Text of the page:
DAVID ENSOR, CNN NATIONAL SECURITY CORRESPONDENT: Well, he is probably one of the brightest people in the intelligence community, widely acknowledged as one of the best briefers that the U.S. government has ever produced. He is extremely adept at explaining complex concepts, and he's built his career on being a good manager of people. So there's a lot on the plus side.

On the minus side, there is criticism of him saying that he put in a lot of big ideas about changing the National Security Agency and really wasn't able to complete them, even though he had six years at that agency. They were very ambitious ideas, it should be said. So criticism there. And, obviously, the big question mark, criticism from many who believe that some of the programs he put into place after 9/11 just went too far in bridging civil liberties.

BLITZER: David, based on everything you know -- and you know a great deal on this subject -- is there any hard, specific example that has been made public of either of these two programs, these clandestine programs, the warrantless wiretaps or the tracking of phone records? Has there been any hard evidence that either one of these has thwarted a major terror attack by al Qaeda against the United States? ENSOR: No. There has not. However, a number of officials, General Hayden included, have said that the warrantless wiretapping, the first program you mentioned, has helped them, has given them information they would not otherwise have had in the fight against terrorists who are trying to attack this country. But there's no suggestion from them and I don't know of any example where a major attack is thwarted by these programs.

BLITZER: All right, David, stand by. General Hayden is now being asked specifically about these warrantless wiretap programs. Let's listen in to his response.

HAYDEN: .... the U.S. government most knowledgeable about Al Qaida, Al Qaida communications, Al Qaida's tactics, techniques, procedures.

It's gotten close oversight. It has senior-level review. But it comes out of the expertise of the best folks in the National Security Agency.

I don't make those decisions. The director of SIGINT out there doesn't make those decisions. Those decisions are made at the program level and at the level of our counterterrorism officer.

They're targeting Al Qaida. There is a probable cause standard. Every targeting is documented. There is a literal target folder that explains the rationale and the answers to the questions on a very lengthy checklist as to why this particular number, we believe, to be associated with the enemy.

U.S. SENATOR CHRISTOPHER S. BOND (R-MO): And these are reviewed by -- who reviews these; what's the review process?

HAYDEN: There have been several layers of review. There's obviously a management review just internal to the system. The NSA inspector general is well-read into the program and does routine inspections; I mean literally pulling folders, examining the logic train, talking to the analyst to see if the decisions were correct or warranted by the evidence in the folder.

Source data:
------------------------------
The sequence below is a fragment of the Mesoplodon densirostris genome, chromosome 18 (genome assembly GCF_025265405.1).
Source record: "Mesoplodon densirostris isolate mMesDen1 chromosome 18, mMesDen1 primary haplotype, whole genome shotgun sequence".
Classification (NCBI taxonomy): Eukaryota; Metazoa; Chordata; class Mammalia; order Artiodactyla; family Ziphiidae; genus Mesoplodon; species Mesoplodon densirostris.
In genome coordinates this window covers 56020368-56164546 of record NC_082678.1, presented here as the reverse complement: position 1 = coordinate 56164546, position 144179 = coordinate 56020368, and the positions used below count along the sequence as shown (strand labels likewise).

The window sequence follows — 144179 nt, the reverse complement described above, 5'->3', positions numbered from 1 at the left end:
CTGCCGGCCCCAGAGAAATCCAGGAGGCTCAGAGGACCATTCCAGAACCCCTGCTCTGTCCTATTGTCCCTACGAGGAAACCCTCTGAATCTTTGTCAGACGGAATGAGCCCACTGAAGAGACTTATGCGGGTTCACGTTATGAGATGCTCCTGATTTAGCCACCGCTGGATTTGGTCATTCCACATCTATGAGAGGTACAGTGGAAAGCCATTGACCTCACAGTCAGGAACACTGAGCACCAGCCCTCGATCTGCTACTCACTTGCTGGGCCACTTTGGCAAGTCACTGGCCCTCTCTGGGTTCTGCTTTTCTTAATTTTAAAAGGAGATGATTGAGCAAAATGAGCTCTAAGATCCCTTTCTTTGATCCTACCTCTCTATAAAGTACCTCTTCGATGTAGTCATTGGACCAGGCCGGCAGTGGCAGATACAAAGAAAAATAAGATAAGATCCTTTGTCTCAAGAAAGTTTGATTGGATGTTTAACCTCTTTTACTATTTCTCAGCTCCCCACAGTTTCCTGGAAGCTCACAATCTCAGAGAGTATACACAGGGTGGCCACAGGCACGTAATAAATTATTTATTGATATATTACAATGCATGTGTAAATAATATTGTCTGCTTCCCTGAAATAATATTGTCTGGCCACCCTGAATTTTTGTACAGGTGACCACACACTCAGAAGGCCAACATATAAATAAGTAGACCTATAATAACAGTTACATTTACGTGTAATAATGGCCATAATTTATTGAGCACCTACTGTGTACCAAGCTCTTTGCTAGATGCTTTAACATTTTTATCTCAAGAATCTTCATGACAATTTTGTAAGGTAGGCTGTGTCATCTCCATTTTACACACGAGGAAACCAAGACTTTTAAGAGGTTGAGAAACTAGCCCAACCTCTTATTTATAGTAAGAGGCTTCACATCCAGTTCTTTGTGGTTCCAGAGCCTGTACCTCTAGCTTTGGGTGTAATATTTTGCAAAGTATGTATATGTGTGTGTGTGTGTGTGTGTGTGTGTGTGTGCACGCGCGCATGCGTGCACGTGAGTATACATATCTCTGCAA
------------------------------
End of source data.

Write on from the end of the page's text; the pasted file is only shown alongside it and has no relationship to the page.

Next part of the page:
That's also been conducted by the Department of Justice. They've done the same thing. They looked at the folders.

And to the best of my knowledge, the folks out there are batting 1.000. No one has said that there has been a targeting decision made that wasn't well-founded in a probable cause standard.

BOND: Is there a possibility that somebody could sneak in a request for something that isn't an Al Qaida communication?

HAYDEN: I don't know how that could survive in the culture of the National Security Agency, Senator. It's a very disciplined workforce.

What if an analyst, or somebody who is engaged in -- directly engaged at the lowest level decided to pick up some information on somebody who was out of favor, who they didn't like, how would that be caught?

HAYDEN: Senator, actually, I mean, I recognize the sensitivity of the program, what we're talking about here -- but, actually, that would be a problem in any activity of the National Security Agency.

BOND: So this is...


HAYDEN: ... an appropriate target.

BOND: This is not a program -- a problem, that is specific to the present program. Any time you have an NSA...

HAYDEN: Right. And any time you have...


HAYDEN: Of course.

BOND: And the question is: What do you do to make sure that everybody stays within the guidelines?

HAYDEN: The entire agency, its general counsel, its I.G. -- I mean, that's what it's built to do, to do that kind of oversight.

BOND: And what if they get out of line?

HAYDEN: Well, number one, no evidence whatsoever they've gotten out of line in this program.

In the history of the agency, there have been, you know, I'll say a small number of examples like that. Those are detected through normal processes, I.G. inspections and so on, and action is taken.

BOND: I was at the agency, and I saw the extensive oversight. I also...

BLITZER: All right. We're going to take a quick break. We're going to continue to monitor this hearing, the confirmation hearing of General Michael Hayden. Making a strong defense of his authorization of those warrantless wiretaps by the National Security Agency. He used to be the director of the NSA.

Much more of our coverage continues right after a short break. You're in THE SITUATION ROOM.